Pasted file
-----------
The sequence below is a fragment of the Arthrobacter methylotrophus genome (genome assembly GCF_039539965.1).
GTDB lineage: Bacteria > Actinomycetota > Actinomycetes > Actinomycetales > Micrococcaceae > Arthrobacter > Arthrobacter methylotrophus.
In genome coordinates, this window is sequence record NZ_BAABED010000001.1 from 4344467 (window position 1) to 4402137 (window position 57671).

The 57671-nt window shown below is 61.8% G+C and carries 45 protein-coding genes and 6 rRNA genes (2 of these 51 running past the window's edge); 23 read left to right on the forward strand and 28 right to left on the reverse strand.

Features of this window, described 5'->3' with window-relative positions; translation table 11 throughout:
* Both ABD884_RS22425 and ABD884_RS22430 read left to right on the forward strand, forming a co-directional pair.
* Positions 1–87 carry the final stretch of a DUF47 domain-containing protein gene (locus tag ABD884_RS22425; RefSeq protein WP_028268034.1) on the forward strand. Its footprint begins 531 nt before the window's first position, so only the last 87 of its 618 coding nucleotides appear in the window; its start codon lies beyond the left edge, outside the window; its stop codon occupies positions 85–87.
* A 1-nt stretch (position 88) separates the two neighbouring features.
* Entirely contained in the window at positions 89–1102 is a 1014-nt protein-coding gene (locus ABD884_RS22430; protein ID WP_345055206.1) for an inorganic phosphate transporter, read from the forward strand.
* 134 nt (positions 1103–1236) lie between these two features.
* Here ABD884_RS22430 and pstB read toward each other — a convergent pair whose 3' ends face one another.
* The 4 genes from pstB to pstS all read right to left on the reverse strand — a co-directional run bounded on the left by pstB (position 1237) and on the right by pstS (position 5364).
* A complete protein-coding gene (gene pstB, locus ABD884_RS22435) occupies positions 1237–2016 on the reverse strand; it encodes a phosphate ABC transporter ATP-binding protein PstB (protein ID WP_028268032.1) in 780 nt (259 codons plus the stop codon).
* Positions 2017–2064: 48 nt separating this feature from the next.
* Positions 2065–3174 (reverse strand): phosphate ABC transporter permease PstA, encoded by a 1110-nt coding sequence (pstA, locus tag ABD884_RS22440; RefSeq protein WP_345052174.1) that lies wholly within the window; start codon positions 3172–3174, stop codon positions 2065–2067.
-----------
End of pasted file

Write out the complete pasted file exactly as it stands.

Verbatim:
The sequence below is a fragment of the Arthrobacter methylotrophus genome (genome assembly GCF_039539965.1).
GTDB lineage: Bacteria > Actinomycetota > Actinomycetes > Actinomycetales > Micrococcaceae > Arthrobacter > Arthrobacter methylotrophus.
In genome coordinates, this window is sequence record NZ_BAABED010000001.1 from 4344467 (window position 1) to 4402137 (window position 57671).

The 57671-nt window shown below is 61.8% G+C and carries 45 protein-coding genes and 6 rRNA genes (2 of these 51 running past the window's edge); 23 read left to right on the forward strand and 28 right to left on the reverse strand.

Features of this window, described 5'->3' with window-relative positions; translation table 11 throughout:
* Both ABD884_RS22425 and ABD884_RS22430 read left to right on the forward strand, forming a co-directional pair.
* Positions 1–87 carry the final stretch of a DUF47 domain-containing protein gene (locus tag ABD884_RS22425; RefSeq protein WP_028268034.1) on the forward strand. Its footprint begins 531 nt before the window's first position, so only the last 87 of its 618 coding nucleotides appear in the window; its start codon lies beyond the left edge, outside the window; its stop codon occupies positions 85–87.
* A 1-nt stretch (position 88) separates the two neighbouring features.
* Entirely contained in the window at positions 89–1102 is a 1014-nt protein-coding gene (locus ABD884_RS22430; protein ID WP_345055206.1) for an inorganic phosphate transporter, read from the forward strand.
* 134 nt (positions 1103–1236) lie between these two features.
* Here ABD884_RS22430 and pstB read toward each other — a convergent pair whose 3' ends face one another.
* The 4 genes from pstB to pstS all read right to left on the reverse strand — a co-directional run bounded on the left by pstB (position 1237) and on the right by pstS (position 5364).
* A complete protein-coding gene (gene pstB, locus ABD884_RS22435) occupies positions 1237–2016 on the reverse strand; it encodes a phosphate ABC transporter ATP-binding protein PstB (protein ID WP_028268032.1) in 780 nt (259 codons plus the stop codon).
* Positions 2017–2064: 48 nt separating this feature from the next.
* Positions 2065–3174 (reverse strand): phosphate ABC transporter permease PstA, encoded by a 1110-nt coding sequence (pstA, locus tag ABD884_RS22440; RefSeq protein WP_345052174.1) that lies wholly within the window; start codon positions 3172–3174, stop codon positions 2065–2067.